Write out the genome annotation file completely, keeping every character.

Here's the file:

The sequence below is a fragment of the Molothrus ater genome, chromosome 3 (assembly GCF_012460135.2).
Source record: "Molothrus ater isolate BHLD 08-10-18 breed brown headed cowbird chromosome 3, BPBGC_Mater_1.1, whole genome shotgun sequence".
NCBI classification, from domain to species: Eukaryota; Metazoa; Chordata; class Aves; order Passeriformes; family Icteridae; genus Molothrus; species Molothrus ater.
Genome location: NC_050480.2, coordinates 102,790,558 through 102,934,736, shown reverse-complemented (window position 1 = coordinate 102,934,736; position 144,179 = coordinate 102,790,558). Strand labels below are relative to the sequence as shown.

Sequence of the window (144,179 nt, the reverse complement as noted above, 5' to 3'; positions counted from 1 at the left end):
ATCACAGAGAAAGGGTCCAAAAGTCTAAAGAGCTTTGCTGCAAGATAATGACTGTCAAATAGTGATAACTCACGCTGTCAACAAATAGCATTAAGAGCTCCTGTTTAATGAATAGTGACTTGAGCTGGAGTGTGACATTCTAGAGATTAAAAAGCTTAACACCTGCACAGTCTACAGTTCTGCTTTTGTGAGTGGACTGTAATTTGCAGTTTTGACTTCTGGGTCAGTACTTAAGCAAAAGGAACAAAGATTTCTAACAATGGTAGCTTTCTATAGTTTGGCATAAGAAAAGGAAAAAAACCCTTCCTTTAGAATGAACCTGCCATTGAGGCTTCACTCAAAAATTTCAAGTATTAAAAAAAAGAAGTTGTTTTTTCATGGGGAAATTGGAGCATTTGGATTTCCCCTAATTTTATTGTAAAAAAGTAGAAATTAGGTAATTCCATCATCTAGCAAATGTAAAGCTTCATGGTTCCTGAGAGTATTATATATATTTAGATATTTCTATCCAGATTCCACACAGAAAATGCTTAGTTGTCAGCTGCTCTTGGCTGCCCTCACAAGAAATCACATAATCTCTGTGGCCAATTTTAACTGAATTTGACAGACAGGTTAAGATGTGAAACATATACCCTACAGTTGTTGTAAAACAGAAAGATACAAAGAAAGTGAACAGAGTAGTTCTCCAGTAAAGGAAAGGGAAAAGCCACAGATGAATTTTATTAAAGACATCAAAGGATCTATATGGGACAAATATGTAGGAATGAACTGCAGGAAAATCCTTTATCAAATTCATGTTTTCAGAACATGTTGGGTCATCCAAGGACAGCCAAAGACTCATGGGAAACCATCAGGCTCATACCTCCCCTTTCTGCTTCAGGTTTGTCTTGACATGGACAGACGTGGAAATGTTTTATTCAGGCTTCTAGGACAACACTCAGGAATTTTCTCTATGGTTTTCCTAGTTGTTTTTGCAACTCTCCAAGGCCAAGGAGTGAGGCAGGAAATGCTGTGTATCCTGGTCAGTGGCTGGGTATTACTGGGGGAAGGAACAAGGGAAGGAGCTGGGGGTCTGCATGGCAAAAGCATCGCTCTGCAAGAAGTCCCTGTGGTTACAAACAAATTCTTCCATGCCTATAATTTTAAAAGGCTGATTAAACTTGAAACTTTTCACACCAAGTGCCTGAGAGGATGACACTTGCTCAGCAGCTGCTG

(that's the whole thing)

The sequence below is a fragment of the Molothrus ater genome, chromosome 3 (assembly GCF_012460135.2).
Source record: "Molothrus ater isolate BHLD 08-10-18 breed brown headed cowbird chromosome 3, BPBGC_Mater_1.1, whole genome shotgun sequence".
NCBI classification, from domain to species: Eukaryota; Metazoa; Chordata; class Aves; order Passeriformes; family Icteridae; genus Molothrus; species Molothrus ater.
Genome location: NC_050480.2, coordinates 102,790,558 through 102,934,736, shown reverse-complemented (window position 1 = coordinate 102,934,736; position 144,179 = coordinate 102,790,558). Strand labels below are relative to the sequence as shown.

Sequence of the window (144,179 nt, the reverse complement as noted above, 5' to 3'; positions counted from 1 at the left end):
ATCACAGAGAAAGGGTCCAAAAGTCTAAAGAGCTTTGCTGCAAGATAATGACTGTCAAATAGTGATAACTCACGCTGTCAACAAATAGCATTAAGAGCTCCTGTTTAATGAATAGTGACTTGAGCTGGAGTGTGACATTCTAGAGATTAAAAAGCTTAACACCTGCACAGTCTACAGTTCTGCTTTTGTGAGTGGACTGTAATTTGCAGTTTTGACTTCTGGGTCAGTACTTAAGCAAAAGGAACAAAGATTTCTAACAATGGTAGCTTTCTATAGTTTGGCATAAGAAAAGGAAAAAAACCCTTCCTTTAGAATGAACCTGCCATTGAGGCTTCACTCAAAAATTTCAAGTATTAAAAAAAAGAAGTTGTTTTTTCATGGGGAAATTGGAGCATTTGGATTTCCCCTAATTTTATTGTAAAAAAGTAGAAATTAGGTAATTCCATCATCTAGCAAATGTAAAGCTTCATGGTTCCTGAGAGTATTATATATATTTAGATATTTCTATCCAGATTCCACACAGAAAATGCTTAGTTGTCAGCTGCTCTTGGCTGCCCTCACAAGAAATCACATAATCTCTGTGGCCAATTTTAACTGAATTTGACAGACAGGTTAAGATGTGAAACATATACCCTACAGTTGTTGTAAAACAGAAAGATACAAAGAAAGTGAACAGAGTAGTTCTCCAGTAAAGGAAAGGGAAAAGCCACAGATGAATTTTATTAAAGACATCAAAGGATCTATATGGGACAAATATGTAGGAATGAACTGCAGGAAAATCCTTTATCAAATTCATGTTTTCAGAACATGTTGGGTCATCCAAGGACAGCCAAAGACTCATGGGAAACCATCAGGCTCATACCTCCCCTTTCTGCTTCAGGTTTGTCTTGACATGGACAGACGTGGAAATGTTTTATTCAGGCTTCTAGGACAACACTCAGGAATTTTCTCTATGGTTTTCCTAGTTGTTTTTGCAACTCTCCAAGGCCAAGGAGTGAGGCAGGAAATGCTGTGTATCCTGGTCAGTGGCTGGGTATTACTGGGGGAAGGAACAAGGGAAGGAGCTGGGGGTCTGCATGGCAAAAGCATCGCTCTGCAAGAAGTCCCTGTGGTTACAAACAAATTCTTCCATGCCTATAATTTTAAAAGGCTGATTAAACTTGAAACTTTTCACACCAAGTGCCTGAGAGGATGACACTTGCTCAGCAGCTGCTG